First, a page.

Chili’s offers larger servings of three of its best sellers without raising prices because it slims down its menu in the hopes of going back to growth. And, simultaneously, it’s bidding adieu to a few of its departing menu items in a new social effort. Changes organized Monday come after Chili’s said it would cut 50 items, or 40 percent of the menu, in its push to get back diners.

Chili’s has a lot of work to do. Its sales are down, the amount of patrons visiting has declined in four in the last five years, as well as the casual dining industry that it competes has been dealing for many years with people deciding on faster, cheaper chains or cooking more at home. Marketing promoting the key changes is set to debut early the following month.

Burgers that was once 7 ounces are actually 8 ounces. Fajitas come with 48 percent more meat. And the ones Baby Back Ribs with the earworm jingle are “Texas-sized” with 30 percent more meat, the Dallas-based chain says. Prices aren’t changing to mirror the bigger portions.

“We don’t think given where we have been within this category as well as the headwinds facing this category that you’re going to be able to win with all the old bet on adding something to the food and then making the guest pay more,” Chief Marketing and Innovation Officer for Steve Provost told reporters Monday. “So that we are going to do this without taking any price and it also represents a large investment inside the core of our own menu.”

The menu culling comes after How much does Chilis cost kept contributing to its menu to meet the needs of a wider variety of diners and occasions, just to recognize that it lost its concentrate on what worked. “While we were chasing new platforms we had been losing our credibility on what built us,” Provost said.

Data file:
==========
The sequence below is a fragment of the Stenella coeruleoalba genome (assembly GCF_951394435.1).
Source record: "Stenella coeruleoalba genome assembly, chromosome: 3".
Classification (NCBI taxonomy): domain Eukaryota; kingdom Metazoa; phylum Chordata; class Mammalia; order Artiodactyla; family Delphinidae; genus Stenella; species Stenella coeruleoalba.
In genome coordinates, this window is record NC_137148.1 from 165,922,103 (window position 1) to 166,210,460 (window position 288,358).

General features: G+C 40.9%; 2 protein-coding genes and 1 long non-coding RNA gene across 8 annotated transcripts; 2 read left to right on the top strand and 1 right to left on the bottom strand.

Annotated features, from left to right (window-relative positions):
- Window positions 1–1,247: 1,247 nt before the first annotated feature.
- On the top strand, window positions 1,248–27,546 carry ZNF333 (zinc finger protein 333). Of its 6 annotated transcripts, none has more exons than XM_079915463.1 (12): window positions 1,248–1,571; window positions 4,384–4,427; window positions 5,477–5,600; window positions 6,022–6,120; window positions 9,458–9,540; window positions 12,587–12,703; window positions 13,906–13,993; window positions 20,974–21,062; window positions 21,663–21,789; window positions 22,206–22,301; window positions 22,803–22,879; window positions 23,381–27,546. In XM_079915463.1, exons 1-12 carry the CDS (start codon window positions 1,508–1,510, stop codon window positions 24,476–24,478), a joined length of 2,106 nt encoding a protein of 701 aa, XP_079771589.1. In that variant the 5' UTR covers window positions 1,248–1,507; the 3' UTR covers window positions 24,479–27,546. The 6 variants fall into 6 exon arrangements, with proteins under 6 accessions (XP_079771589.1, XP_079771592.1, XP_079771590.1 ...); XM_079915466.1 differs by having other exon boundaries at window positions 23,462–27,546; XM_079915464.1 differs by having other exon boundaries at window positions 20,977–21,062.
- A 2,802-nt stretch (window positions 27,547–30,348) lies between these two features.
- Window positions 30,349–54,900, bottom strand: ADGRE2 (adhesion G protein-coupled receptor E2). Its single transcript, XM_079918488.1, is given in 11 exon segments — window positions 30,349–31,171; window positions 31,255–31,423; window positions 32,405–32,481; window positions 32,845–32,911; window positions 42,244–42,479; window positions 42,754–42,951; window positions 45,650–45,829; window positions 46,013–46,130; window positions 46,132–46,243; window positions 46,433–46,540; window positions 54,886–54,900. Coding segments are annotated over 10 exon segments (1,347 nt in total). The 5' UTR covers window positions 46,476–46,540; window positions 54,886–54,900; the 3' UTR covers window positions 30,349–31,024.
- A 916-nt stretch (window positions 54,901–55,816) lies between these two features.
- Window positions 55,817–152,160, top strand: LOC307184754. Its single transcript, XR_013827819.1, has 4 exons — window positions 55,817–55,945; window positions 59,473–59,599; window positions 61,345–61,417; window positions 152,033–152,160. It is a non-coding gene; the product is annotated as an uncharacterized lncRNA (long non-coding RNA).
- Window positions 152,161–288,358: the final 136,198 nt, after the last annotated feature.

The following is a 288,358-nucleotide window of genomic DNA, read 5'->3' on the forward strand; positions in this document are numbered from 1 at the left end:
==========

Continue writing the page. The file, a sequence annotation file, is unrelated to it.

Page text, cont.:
One part of the menu obtaining a major overhaul is “Fresh Mex,” where Chili’s got rid of two types of bowls, one with prime rib and something with margarita chicken; prime rib tacos and spicy shrimp tacos; and cheese enchiladas and beef enchiladas. Now there are just four Fresh Mex items: chicken enchiladas, ranchero chicken tacos, a chipotle chicken fresh mex bowl and bacon ranch quesadillas.

“This menu from my view is really a jolt,” said Robert Derrington, managing director and senior restaurant analyst at Telsey Advisory Group. Chili’s “less is more” strategy, which Derrington notes was tested for a while ahead of the national rollout, should help raise its credibility and entice diners to come back, he stated.

Starting Monday afternoon, Chili’s has a little bit of fun saying goodbye to items such as crispy asparagus, smoked chicken quesadillas and triple berry crumble cake. Videos for Facebook, Instagram and Twitter include humorous assumes heartfelt moments. An “In Menumoriam” one mimics the “In Memorium” moments during awards shows like the Academy Awards. Rather than deceased actors, directors and producers it contains images of items such as Buffalo Cauliflower, labeled a broccoli impersonator.

Another video features a man struggling to depart a sirloin on a bed of asparagus behind in the woods, bemoaning, “Don’t you receive it? I don’t would love you anymore.” Chili’s can also be sharing recipes on Pinterest and vsrytd for more than 20 items being cut in order that so people will make the dishes at home.

After the goodbye moment, Chili’s wants to advertise its updated menu starting Oct. 2. “There exists a uniquely Chili’s commercial that people uses to inform the entire world why we have been back so we are returning to our roots,” President Kelli Valade said Monday. While Valade did not expressly confirm if or how the Baby Back Ribs jingle will be used, she said “hearing that jingle really connotes happier times,” and then mentioned that this new campaign “will sound familiar however it could have a whole new twist.”

Chili’s social agency of record Fact & Fiction come up with online videos and In Menumoriam content, the chain said. The creative work debuting the following month is predicted in the future from O’Keefe Reinhard & Paul, which Chili’s hired over the summer to get a big project.